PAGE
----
The Japan Aerospace Exploration Agency (JAXA) spacecraft Hayabusa2 has once again successfully collected samples of the asteroid Ryugu!
On July 10, the washing-machine-sized spacecraft began its agonizingly slow descent to the asteroid’s surface. At 40 centimeters per second, it could have been outrun by a mosquito (though, to be fair, a mosquito wouldn't last long in the depths of space). Then, an hour after midnight UTC on July 11, it made contact with the surface.
It then fired a 5-gram bullet made of the element tantalum into the asteroid at over a thousand kilometers per hour. The impact blasted material off the surface, where it was collected into a horn on the spacecraft. This debris was then packed away, stored for a later return to Earth planned in late 2020.
Everything about this is amazing, but first let me show you the video of the event! It’s a time-lapse, starting when Hayabusa2 was about 8.5 meters above Ryugu's surface and ending some eight minutes later when it was 150 meters away. The moment it shoots the bullet is pretty obvious, Watch:
That. Is. So. Cool.
The first touchdown was done in late February 2019, and the procedure here was very similar (you can read about it in the article I wrote then, which explains how this was done, why the bullet was made of tantalum, and more). But there's a big difference between the two, and it has to do with what happened in between the events.
There are lots of mission goals for Hayabusa2, including getting samples of rocks from the surface. But an important one is to get samples from below the surface, away from radiation from the Sun, cosmic rays, and micrometeorite impacts. To get this subsurface sample, Hayabusa2 switched weapons from a gun to a cannon: In April it shot a 2-kilogram copper projectile into the surface at a speed of over 7,000 kph into Ryugu! This blasted a crater over 10 meters across, digging up material from below the surface to be collected.
In May it approached the surface again to drop a target marker, a shiny object filled with small plastic grains to absorb the impact and prevent repeated bouncing on the surface. Hayabusa2 uses LIDAR to measure its distance from the surface, but sideways motion is more difficult to measure. The target marker acts as a benchmark so that it can more easily see its motion as it approaches. The marker was dropped 20 or so meters away from the impact crater, in a location that had been observed carefully after the impact to make sure it was safe to touch down there. Jagged rocks and an uneven surface are significant dangers to the spacecraft, and the mission controllers wanted to make absolutely sure they could make the second touchdown with minimal risk.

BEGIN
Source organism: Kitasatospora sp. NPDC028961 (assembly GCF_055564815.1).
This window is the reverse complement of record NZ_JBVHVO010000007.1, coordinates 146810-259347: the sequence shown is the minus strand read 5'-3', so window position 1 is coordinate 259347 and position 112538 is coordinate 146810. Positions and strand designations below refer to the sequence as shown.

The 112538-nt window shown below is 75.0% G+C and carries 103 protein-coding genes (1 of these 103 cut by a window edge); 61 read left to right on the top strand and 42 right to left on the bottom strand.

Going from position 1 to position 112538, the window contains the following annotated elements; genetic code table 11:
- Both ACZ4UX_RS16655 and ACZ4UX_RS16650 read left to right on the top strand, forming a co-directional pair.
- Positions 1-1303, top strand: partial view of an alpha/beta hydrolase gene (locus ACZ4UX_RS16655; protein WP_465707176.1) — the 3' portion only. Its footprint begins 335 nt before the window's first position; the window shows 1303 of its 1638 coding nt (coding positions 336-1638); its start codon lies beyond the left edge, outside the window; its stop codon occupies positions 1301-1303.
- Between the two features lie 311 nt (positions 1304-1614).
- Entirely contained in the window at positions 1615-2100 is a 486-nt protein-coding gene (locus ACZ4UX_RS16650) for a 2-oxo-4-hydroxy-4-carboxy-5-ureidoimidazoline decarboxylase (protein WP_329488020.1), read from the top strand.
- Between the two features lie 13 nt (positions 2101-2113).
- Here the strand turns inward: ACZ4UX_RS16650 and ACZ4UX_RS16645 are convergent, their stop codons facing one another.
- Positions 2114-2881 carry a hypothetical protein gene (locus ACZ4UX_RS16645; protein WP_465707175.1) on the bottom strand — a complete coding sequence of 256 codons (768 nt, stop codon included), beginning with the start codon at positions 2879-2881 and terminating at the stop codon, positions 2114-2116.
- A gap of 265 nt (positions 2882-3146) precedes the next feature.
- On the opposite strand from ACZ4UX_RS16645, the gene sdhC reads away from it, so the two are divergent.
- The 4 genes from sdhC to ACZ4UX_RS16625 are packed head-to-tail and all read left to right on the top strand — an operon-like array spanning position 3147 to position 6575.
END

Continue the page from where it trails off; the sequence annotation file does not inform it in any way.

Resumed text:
And that's why the second touchdown was done. The first was successful, but the second was important for two reasons. One is that it could collect samples from a different spot than the first touchdown; you want to make sure your samples are representative of the surface. If you collect only one it's possible that just by chance you picked a weird spot, and the material, while interesting, may not be good to use to extrapolate to the asteroid as a whole.
The second reason is that they had confirmed subsurface debris from the impact had settled in the candidate landing spot, so collecting from that site would mean getting that important material.
Since the touchdown was successful, we can hope that some of that precious cargo is now on board the spacecraft. Later this year, Hayabusa2 will complete its mission at Ryugu. It'll fire up its low-impulse ion engines and set course for Earth. A year later it will fly past our fair planet and release the sample return container, which will then ram through Earth's atmosphere, slowing enough that parachutes can be deployed to slow it further. It will land in the Australian desert to be picked up and returned to Japan where the samples can then be examined in detail.
This is all pretty amazing. Ryugu is a rubble pile asteroid a mere 900 meters across, and was roughly 200 million kilometers from Earth during the second touchdown. This is not like dropping by the local supermarket; this was a highly planned and detailed mission that has been executed incredibly well.
In fact, if you want more technical details on the second touchdown I recommend reading JAXA's Hayabusa2 blog, as well as a great article over at The Planetary Society website. That will help you appreciate just how great an achievement this mission is.
And there's still a lot more to do! Stay tuned for more information about Hayabusa2, Ryugu, and humanity's attempts — successful attempts, I'll add — to better understand asteroids, the building blocks of the solar system.